So, then the cycle starts. The one thing that comes easy for someone that is overwhelmed by the idea of moving is to sit on the couch and watch TV or read a book or do a puzzle or knit and usually what goes very well with this is to also eat. I am not saying that any of these things are bad but in the context of this paper we see that  the activities that are chosen by someone suffering with these chemical imbalances are sedentary. And then I wonder about the correlation between obesity and depression because of this inability to move, the uncomfortable nature of moving, the discovery that SITTING and doing an activity is all that can be accomplished. It is not laziness, it is not being unmotivated, it has nothing to do with willpower. There is a missing step in what the doctors/therapist/Psychiatrist are telling their patients…and how they are helping them.

The missing step is FROM THE COUCH TO THE DOOR. Or even better FROM THE COUCH TO STANDING UP. A doctor can tell the patient to exercise. To walk. To go to the gym. But the issue is that this patient CANNOT even make it off the couch. Or out of bed. And this is NOT being lazy. I have to keep saying this because I have had too many clients feel shamed because they have been made to feel so worthless by statements like: “Oh, come on, it is not that hard.” “Just set your alarm an hour earlier.” “Aren’t you worth it?” “Don’t you care about your health?”

Can you imagine hearing this your whole life and BELIEVING it? Believing that you FAILED, again. And AGAIN. And AGAIN. And then finding out years later that there was something chemically in your body,  that you had no control over, contributing to all of this and no one told you. Yes, you could be very angry. Or, you could react like one of my clients. She was 67 when she contacted me to help her get in shape for a scholar walking tour in France. It was a level above the beginner tours that she and her husband had done in the past and she was scared that she would not be able to walk the 4 miles required. She made a pact with her husband that she would get a trainer and get in shape for the trip. When I first sat down with C, she told me she NEVER exercises and does not like to move. Her exact words were, “ I come from a family where, Why stand if you can sit, why sit if you can lay down?” I was cracking up when she told me but was also horrified to realize it was the truth!!! After she told me her whole story of her food addiction and some other aspects of her life, I was deep in thought. I asked her if she suffered from depression. She looked at me, eyes WIDE open and said, “how did you know?” And I told her everything that I just told you in this paper. She was speechless because she has been in therapy her whole life and no one has ever touched on anything like this in regards to seeing a correlation between  her chemical imbalances in depression and her real struggle to just, move. She actually said to me, “I just thought I was lazy.” And when I saw her the following week, I asked her if she had thought about what we talked about. She told me she had thought about it everyday and when I asked her what she was thinking, her response was exactly why I am writing this paper. She said, “ I felt a sense of relief.”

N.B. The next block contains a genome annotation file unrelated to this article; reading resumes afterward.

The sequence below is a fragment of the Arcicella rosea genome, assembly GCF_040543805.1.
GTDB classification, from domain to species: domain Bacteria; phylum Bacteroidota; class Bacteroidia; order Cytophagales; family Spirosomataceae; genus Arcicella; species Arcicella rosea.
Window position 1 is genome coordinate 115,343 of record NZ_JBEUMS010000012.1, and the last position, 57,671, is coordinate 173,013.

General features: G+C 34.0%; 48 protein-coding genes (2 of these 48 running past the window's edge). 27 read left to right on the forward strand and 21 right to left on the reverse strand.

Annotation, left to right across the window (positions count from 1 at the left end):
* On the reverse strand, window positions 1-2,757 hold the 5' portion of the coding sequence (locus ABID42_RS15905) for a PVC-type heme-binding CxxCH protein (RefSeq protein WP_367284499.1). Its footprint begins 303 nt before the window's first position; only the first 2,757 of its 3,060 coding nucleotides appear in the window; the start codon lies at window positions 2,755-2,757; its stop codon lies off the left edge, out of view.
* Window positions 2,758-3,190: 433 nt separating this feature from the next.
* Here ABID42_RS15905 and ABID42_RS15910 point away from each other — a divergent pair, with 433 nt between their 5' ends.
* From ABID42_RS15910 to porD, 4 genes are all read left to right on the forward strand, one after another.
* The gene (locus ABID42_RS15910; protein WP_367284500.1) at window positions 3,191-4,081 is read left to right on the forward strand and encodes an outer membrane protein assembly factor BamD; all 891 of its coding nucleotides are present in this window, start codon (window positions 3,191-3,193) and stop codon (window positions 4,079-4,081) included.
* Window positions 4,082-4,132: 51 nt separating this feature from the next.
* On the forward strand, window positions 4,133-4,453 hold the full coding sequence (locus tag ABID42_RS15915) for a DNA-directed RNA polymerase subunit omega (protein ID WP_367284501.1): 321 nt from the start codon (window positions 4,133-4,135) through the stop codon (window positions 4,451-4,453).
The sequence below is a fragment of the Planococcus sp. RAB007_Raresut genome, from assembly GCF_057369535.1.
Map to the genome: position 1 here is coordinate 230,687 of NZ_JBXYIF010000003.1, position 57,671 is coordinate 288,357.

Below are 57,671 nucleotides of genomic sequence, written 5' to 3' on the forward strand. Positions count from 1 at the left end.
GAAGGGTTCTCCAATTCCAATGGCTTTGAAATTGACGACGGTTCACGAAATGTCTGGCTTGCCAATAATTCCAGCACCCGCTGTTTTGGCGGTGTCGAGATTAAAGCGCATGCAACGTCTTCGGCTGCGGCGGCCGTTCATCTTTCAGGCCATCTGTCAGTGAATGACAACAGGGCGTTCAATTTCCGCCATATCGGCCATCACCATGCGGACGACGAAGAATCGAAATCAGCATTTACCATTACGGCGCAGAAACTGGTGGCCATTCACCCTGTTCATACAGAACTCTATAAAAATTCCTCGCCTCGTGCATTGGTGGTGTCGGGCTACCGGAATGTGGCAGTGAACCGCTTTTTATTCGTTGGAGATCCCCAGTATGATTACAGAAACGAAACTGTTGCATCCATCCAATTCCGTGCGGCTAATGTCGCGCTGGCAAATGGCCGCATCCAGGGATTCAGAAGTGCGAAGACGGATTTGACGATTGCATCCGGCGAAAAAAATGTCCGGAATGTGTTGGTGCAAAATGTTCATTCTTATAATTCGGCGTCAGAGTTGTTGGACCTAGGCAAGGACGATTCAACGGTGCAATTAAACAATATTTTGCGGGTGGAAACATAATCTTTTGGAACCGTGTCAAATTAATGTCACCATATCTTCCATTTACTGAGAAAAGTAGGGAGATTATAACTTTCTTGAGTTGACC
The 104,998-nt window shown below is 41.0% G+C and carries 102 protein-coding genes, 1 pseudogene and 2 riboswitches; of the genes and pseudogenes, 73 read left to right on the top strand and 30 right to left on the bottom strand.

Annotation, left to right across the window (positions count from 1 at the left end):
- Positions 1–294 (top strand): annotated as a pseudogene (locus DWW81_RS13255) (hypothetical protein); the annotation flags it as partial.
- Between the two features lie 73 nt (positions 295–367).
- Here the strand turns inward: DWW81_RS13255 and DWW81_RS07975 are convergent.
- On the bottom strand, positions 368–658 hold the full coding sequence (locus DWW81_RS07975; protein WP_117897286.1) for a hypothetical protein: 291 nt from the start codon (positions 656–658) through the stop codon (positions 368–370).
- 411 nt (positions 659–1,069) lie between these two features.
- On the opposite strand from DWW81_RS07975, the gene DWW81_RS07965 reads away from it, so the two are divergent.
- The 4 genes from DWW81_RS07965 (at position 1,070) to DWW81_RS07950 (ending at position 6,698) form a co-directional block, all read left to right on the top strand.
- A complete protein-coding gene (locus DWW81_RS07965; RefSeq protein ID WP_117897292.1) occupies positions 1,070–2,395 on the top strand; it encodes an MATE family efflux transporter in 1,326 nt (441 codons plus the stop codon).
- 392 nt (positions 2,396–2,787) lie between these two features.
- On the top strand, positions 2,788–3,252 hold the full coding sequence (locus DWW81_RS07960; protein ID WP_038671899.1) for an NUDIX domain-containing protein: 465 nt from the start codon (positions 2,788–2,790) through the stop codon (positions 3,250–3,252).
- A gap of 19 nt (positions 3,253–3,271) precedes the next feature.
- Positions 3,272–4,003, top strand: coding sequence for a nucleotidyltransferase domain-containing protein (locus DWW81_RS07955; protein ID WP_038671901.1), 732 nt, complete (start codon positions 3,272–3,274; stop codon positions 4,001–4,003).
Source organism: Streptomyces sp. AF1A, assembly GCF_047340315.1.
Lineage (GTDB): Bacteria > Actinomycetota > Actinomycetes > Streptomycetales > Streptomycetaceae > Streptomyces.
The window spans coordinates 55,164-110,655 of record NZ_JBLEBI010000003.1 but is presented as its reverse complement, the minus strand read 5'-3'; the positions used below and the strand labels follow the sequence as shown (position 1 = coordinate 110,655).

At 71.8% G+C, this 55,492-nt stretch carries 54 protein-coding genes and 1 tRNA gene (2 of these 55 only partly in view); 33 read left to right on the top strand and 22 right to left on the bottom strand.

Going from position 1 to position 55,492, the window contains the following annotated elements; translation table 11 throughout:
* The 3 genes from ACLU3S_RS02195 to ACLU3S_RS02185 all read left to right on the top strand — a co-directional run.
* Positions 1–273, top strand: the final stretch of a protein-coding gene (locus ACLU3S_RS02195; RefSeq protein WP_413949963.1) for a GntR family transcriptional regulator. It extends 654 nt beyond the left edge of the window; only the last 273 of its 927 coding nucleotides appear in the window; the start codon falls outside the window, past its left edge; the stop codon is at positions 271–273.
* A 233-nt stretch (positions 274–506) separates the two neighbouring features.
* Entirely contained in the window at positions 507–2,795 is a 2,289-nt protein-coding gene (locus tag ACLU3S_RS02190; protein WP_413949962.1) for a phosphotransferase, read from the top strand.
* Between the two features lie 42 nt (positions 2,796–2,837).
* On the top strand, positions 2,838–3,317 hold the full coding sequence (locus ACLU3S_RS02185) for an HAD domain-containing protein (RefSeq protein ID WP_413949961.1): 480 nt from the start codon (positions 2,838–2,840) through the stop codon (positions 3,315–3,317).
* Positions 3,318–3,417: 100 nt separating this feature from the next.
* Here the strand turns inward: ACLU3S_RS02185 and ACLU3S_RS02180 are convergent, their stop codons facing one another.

So, after this last experience with C, I realized that I wanted to try and use what I have discovered in order to help give relief to so many people in the same situations. How would that look? Here are a few ideas I have thought about:

  1. It should be brought to the attention of doctors/therapists/psychiatrists to suggest to their patients that there are some cases of depression where the chemical imbalances might be part of the issue holding them hostage. Just giving the patients awareness that this is a possibility is so important and could change people’s lives.